5. Section 139(1), as it stood at the relevant time, provided as follows :
' Every person, if his total income...exceeded the maximum amount which is not chargeable to income-tax, shall furnish a return of his income ......in the prescribed form and verified in the prescribed manner andsetting forth such other particulars as may be prescribed...... '
6. The proviso to Section 139(1) empowered the ITO to extend the date for furnishing the return---
' in the case of any person whose total income includes any income from business or profession the previous year in respect of which expired after the 31st day of December of the year immediately preceding the assessment year, up to the 31st day of December, of the assessment year without charging any interest. '
7. Thereafter interest at 9% per annum was liable to be charged. The starting point of charging of interest is the 1st day of January following the commencement of the assessment year and the termination point is the date of filing of the return. There are three forms prescribed under the Act. Form No. 2 is the form for return of income for persons other than companies. Form No. 3 is the return of income for persons other than companies, co-operative societies and local authorities whose total incomedoes not exceed Rs. 15,000 or whose total income exceeds Rs. 15,000 but who have no income under the head ' Business or profession '. In the present case, even in the original return the assessee disclosed an income of Rs. 1,90,000. It was actually assessed on a higher figure. Therefore, the appropriate form in the present case should have been only Form No. 2 and not Form No. 3.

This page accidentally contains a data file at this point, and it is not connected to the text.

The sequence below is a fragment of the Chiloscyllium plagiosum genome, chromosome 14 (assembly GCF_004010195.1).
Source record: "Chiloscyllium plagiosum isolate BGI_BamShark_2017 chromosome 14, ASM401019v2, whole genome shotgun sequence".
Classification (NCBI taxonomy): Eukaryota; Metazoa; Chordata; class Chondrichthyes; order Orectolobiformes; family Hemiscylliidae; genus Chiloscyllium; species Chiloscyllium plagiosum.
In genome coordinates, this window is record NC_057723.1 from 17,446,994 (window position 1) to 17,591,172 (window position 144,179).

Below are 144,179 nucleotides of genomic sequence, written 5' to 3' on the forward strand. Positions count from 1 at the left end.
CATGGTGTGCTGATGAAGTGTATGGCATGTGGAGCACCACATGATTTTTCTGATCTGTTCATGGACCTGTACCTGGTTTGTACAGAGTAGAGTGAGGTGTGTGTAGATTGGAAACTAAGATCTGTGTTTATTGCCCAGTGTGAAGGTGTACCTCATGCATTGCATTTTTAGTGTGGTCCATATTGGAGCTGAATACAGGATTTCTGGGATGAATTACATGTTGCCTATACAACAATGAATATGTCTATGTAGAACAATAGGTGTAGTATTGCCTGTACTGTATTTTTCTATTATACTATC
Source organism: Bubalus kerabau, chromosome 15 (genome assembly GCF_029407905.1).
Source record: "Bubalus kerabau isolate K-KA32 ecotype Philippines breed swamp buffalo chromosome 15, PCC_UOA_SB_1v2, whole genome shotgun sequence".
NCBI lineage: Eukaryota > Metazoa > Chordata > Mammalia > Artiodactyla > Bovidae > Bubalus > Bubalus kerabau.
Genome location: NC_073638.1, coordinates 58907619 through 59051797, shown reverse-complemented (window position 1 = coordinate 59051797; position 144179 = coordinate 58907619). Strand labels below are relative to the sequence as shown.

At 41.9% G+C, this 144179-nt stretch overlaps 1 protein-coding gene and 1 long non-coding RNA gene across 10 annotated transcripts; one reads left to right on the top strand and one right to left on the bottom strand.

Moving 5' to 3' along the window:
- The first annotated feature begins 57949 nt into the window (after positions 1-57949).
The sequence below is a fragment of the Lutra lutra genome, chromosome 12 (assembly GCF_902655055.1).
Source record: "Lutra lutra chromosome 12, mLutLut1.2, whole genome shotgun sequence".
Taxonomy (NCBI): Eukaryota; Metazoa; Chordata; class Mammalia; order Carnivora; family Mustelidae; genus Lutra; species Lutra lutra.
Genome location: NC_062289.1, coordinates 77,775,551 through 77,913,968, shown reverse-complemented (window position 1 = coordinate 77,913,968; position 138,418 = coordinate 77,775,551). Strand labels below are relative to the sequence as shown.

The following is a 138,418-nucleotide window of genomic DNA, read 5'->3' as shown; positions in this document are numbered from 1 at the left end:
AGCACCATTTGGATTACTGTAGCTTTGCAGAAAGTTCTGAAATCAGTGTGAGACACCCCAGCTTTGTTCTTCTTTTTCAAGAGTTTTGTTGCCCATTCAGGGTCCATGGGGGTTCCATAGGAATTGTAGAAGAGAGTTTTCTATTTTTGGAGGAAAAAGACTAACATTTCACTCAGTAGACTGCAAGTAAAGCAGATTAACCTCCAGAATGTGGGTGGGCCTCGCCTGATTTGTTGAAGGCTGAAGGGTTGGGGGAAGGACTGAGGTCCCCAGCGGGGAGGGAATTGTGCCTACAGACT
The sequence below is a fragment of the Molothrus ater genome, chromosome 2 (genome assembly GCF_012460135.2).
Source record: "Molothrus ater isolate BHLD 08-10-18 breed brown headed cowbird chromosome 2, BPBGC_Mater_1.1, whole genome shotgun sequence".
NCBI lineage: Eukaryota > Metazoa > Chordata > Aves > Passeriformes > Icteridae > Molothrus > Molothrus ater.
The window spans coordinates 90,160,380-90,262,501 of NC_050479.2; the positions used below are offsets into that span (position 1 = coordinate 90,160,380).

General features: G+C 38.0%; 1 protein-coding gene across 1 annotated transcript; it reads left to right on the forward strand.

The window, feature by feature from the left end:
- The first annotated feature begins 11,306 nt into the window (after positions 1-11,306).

8. The question that now arises is--whether the return filed under Form No. 3 could be treated to be non est or invalid so that the return filed on October 15, 1970, in Form No, 2 could alone be taken as the proper or appropriate return. Section 139(1), as already extracted, requires the assessee to file the return in the prescribed form. In Malik Damsaz Khan v. CIT  15 ITR 445, the Privy Council was concerned with a case where the asseasee who had been carrying on business as a supply contractor submitted a return in pursuance of a notice issued under Section 22 of the Indian IT. Act, 1922, showing an income of Rs. 10,000 under the head ' Business '. The declaration was duly signed but the details required by note 5(b) of the Form were not supplied. The assessee did not have proper accounts, and he admitted that the return had been filed only on the basis of an approximate calculation of his income. The ITO after making enquiries assessed him on a net income of Rs. 1,00,488. The assessment was completed under Section 23(3) of that Act. The AAC to whom the assessee appealed came to the conclusion that the assessee had concealed particulars of his income and had deliberately furnished inaccurate particulars thereunder and he, therefore, imposed a penalty of Rs. 14,000 under Section 28 of that Act. The assessee contended that he had not filed a valid return and that the assessment must, therefore, be deemed to have been made under Section 23(4) of that Act, that he had no right of appeal to the AAC and that consequently the AAC had no jurisdiction to impose a penalty. The Privy Council held that it was clearly competent for the ITO to accept the return as a valid one and proceed to assess the assessee under Section 23(3) and that neither the incompleteness of the return nor the fact that in an accompanying statement the assessee referred to his return as an estimate could be a possible justification for the plea that the appeal was incompetent or that the AAC had no jurisdiction to entertain the appeal which the assessee himself had initiated. Consequently, the order under Section 28 imposing the penalty was found to be a valid order. The principle of this decision is that the return filed by the assessee can be treated to be a valid return and processed accordingly, in spite of its being incomplete or in spite of non-compliance with some legal requirements in its submission. The Supreme Court in CIT v. Ranchhoddas Karsondas : 36ITR569(SC) , considered the validity of a return where the assesseehad shown the income below the taxable limit. The Supreme Court pointed out (p. 575) :